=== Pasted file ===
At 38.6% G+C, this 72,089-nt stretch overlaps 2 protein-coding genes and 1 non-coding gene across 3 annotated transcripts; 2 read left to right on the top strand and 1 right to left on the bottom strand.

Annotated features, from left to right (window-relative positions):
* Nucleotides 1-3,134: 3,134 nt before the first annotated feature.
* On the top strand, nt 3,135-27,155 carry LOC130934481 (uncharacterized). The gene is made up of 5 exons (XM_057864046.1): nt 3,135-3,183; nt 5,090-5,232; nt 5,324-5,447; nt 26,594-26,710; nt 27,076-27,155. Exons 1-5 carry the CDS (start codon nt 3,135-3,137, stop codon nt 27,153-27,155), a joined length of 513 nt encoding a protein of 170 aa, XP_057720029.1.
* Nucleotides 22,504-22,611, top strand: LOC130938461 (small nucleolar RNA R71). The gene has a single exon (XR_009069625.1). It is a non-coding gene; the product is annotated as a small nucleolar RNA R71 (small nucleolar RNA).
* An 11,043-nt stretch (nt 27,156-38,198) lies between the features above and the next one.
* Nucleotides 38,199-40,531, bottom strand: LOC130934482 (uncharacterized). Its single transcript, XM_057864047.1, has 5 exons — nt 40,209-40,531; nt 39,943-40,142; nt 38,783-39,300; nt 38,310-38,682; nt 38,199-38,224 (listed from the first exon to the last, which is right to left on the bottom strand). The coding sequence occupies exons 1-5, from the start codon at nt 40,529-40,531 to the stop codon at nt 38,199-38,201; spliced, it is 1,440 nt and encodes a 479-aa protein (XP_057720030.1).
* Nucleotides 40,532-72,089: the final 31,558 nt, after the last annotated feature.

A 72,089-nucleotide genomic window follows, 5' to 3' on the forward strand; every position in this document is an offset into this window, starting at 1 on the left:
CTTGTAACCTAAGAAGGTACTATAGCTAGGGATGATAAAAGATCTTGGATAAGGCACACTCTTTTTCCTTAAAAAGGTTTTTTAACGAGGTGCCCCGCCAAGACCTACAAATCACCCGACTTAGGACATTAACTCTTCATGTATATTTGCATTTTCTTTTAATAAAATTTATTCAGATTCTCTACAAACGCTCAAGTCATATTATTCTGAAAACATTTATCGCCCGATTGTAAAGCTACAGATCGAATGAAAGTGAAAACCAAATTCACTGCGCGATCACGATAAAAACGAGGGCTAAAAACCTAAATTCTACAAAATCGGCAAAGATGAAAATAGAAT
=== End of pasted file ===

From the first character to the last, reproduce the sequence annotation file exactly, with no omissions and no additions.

At 38.6% G+C, this 72,089-nt stretch overlaps 2 protein-coding genes and 1 non-coding gene across 3 annotated transcripts; 2 read left to right on the top strand and 1 right to left on the bottom strand.

Annotated features, from left to right (window-relative positions):
* Nucleotides 1-3,134: 3,134 nt before the first annotated feature.
* On the top strand, nt 3,135-27,155 carry LOC130934481 (uncharacterized). The gene is made up of 5 exons (XM_057864046.1): nt 3,135-3,183; nt 5,090-5,232; nt 5,324-5,447; nt 26,594-26,710; nt 27,076-27,155. Exons 1-5 carry the CDS (start codon nt 3,135-3,137, stop codon nt 27,153-27,155), a joined length of 513 nt encoding a protein of 170 aa, XP_057720029.1.
* Nucleotides 22,504-22,611, top strand: LOC130938461 (small nucleolar RNA R71). The gene has a single exon (XR_009069625.1). It is a non-coding gene; the product is annotated as a small nucleolar RNA R71 (small nucleolar RNA).
* An 11,043-nt stretch (nt 27,156-38,198) lies between the features above and the next one.
* Nucleotides 38,199-40,531, bottom strand: LOC130934482 (uncharacterized). Its single transcript, XM_057864047.1, has 5 exons — nt 40,209-40,531; nt 39,943-40,142; nt 38,783-39,300; nt 38,310-38,682; nt 38,199-38,224 (listed from the first exon to the last, which is right to left on the bottom strand). The coding sequence occupies exons 1-5, from the start codon at nt 40,529-40,531 to the stop codon at nt 38,199-38,201; spliced, it is 1,440 nt and encodes a 479-aa protein (XP_057720030.1).
* Nucleotides 40,532-72,089: the final 31,558 nt, after the last annotated feature.

A 72,089-nucleotide genomic window follows, 5' to 3' on the forward strand; every position in this document is an offset into this window, starting at 1 on the left:
CTTGTAACCTAAGAAGGTACTATAGCTAGGGATGATAAAAGATCTTGGATAAGGCACACTCTTTTTCCTTAAAAAGGTTTTTTAACGAGGTGCCCCGCCAAGACCTACAAATCACCCGACTTAGGACATTAACTCTTCATGTATATTTGCATTTTCTTTTAATAAAATTTATTCAGATTCTCTACAAACGCTCAAGTCATATTATTCTGAAAACATTTATCGCCCGATTGTAAAGCTACAGATCGAATGAAAGTGAAAACCAAATTCACTGCGCGATCACGATAAAAACGAGGGCTAAAAACCTAAATTCTACAAAATCGGCAAAGATGAAAATAGAAT